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Tongue ring question: How long can you leave it out before...

Posted 23rd May 2009Edited by:"TanyaSpace"
it grows over? And does it grow "shut" at all?

Had my tongue ring and some other piercings for about 7 years now.
Recently took my tongue ring out as I wanted a new one, had it out for over 2 weeks and the "hole" was still there.
Does anyone know if it grows over at all and if so, how long does it take roughly?
No assumptions please lol I can make those myself.
Thanks in advance guys and gals
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[Guide] Caring for your tongue piercing


Tongue piercings are one of the most popular piercings to get but are also one of the trickiest to care for. That’s because the mouth is a hotbed for bacteria, which means tongue piercings can quickly become infected. We’ve made this quick guide so that you can know exactly how to care for it and what not to do when caring for your tongue piercing.


The 5 Different Types of Tongue Piercings: How Piercings Work

There’s 5 different locations in and around the tongue that are typically pierced:


  • Midline – The most common type goes right into the centre of tongue, done with a straight barbell.
  • Tip – The top of the tongue can also be directly pierced, with the balls of the barbell sticking out in two. These are sometimes referred to as “snake eyes”.
  • Side – Done in a similar fashion to midline piercings, with the incision made to either the left or the right side of the tongue.
  • Horizontal – With this piercing, the tongue is pierced from side to side with the bar going through the middle of your tongue. While these piercings are theoretically possible, they can be very dangerous, so be sure to have this one done with a tongue piercing specialist.
  • Frenulum – The underside of the tongue is pierced, with a curved barbell or circular barbell being used.

What To Do After Getting Your Tongue Piercing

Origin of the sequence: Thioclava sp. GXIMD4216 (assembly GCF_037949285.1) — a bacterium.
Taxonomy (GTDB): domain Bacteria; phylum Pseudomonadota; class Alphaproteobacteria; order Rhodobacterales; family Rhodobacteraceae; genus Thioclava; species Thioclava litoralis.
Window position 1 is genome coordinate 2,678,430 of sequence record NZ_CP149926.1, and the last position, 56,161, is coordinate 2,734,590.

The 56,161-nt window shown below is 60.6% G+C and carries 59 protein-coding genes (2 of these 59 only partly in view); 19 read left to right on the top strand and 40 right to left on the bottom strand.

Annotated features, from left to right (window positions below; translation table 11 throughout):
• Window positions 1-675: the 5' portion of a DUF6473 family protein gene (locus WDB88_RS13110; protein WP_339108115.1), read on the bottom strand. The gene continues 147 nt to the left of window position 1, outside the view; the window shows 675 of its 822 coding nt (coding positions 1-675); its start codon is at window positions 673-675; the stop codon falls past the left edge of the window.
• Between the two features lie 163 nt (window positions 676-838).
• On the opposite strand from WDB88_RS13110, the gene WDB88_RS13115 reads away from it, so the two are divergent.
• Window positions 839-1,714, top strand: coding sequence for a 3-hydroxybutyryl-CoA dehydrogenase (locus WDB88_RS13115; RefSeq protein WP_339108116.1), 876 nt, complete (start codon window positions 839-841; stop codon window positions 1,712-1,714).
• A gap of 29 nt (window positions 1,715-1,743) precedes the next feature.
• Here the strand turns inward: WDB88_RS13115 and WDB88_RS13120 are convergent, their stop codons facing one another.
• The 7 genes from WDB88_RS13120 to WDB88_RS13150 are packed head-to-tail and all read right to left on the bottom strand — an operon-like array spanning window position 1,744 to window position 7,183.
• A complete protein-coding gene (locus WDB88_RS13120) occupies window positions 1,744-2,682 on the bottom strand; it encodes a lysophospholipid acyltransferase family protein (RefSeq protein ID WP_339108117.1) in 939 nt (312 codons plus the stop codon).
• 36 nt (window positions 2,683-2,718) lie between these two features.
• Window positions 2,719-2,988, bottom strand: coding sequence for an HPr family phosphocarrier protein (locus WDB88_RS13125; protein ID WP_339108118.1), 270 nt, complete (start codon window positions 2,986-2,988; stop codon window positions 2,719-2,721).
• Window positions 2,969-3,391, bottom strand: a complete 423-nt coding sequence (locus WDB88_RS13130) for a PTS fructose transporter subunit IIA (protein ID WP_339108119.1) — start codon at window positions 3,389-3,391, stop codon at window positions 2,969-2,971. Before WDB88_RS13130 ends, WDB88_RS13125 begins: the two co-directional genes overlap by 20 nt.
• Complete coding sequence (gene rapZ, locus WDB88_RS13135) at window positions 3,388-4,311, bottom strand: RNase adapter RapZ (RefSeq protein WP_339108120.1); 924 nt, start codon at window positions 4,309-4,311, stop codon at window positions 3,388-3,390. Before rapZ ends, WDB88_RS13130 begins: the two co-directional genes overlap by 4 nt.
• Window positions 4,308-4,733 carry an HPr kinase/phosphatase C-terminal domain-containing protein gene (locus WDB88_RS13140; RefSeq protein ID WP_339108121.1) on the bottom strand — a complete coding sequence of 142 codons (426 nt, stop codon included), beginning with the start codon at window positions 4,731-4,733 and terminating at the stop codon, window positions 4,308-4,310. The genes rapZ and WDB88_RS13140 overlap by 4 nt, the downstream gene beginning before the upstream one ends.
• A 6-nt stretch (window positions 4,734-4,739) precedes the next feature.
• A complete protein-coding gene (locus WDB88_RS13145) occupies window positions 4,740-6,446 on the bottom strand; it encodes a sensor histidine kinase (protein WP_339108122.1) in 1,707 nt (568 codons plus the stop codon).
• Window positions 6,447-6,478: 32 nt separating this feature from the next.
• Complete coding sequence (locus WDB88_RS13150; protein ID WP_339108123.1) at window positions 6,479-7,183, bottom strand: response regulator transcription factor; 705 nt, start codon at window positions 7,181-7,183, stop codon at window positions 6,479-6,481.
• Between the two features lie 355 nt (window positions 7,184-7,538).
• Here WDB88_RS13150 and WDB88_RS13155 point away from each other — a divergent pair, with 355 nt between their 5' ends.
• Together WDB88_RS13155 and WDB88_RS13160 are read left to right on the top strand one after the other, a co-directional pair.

So, how long does it take for a tongue piercing to close? It takes between 6-8 weeks for your tongue piercing to heal and it’s in this phase that infections can be the most likely to occur, so tongue piercing aftercare is very important. You should clean the area around your piercing regularly throughout the day (although be sure not to do so too often). You can use either sea-salt or mouthwash diluted in water as a cleaning mixture. Make sure you wash your hands thoroughly before cleaning the piercing. It’s also important to clean your teeth and tongue regularly each morning and night.


After the healing period, you’ll need to keep the piercing in for at least 6 months in order to make sure the piercing doesn’t close itself. If you want to be on the safe side, you should leave the piercing in for one year.


How Do Piercings Heal and How Long Can I Leave My Tongue Ring Out?

When you pierce a part of the body, you are causing minor trauma to that part of the body. SO how do tongue piercings heal? Your body’s natural response is to heal this part of the body by closing the wound and allow it to scar. With a piercing, you are stopping your immune system from performing its natural response to injury. This causes the body to alter its healing process by going through 3 stages.


  • Early healing phase – In the early days after receiving the piercing, the site will be sensitive to even slight contact. You may be tempted to fidget with the piercing but this will only cause bleeding, raise the risk of infection and lengthen healing time. It’s also likely that the site will swell up during this time, leading some to dub this phase the ‘inflammation phase’.
  • Main healing phase – Your body begins to learn that this site isn’t going to heal and sends different kinds of agents to the body. These will help to heal the area, destroy bacteria and toughen up the area around the piercing to prevent further damage. While it’s not as bad to occasional touch off the piercing during this stage, you should still continue to avoid regular contact with the piercing site during this time. This stage lasts several months, so you’ll need to take care if you still think your piercing is at this stage of the healing cycle.
  • Maturation phase – Your immune system begins to stop firing in this area and the piercing beings to toughen up. You may notice a clear, thick substance form around the piercing. This is a result of your body trying to moisturise the site and is completely normal. If it’s irritating you, simply take some lukewarm water and dab gently around the piercing.
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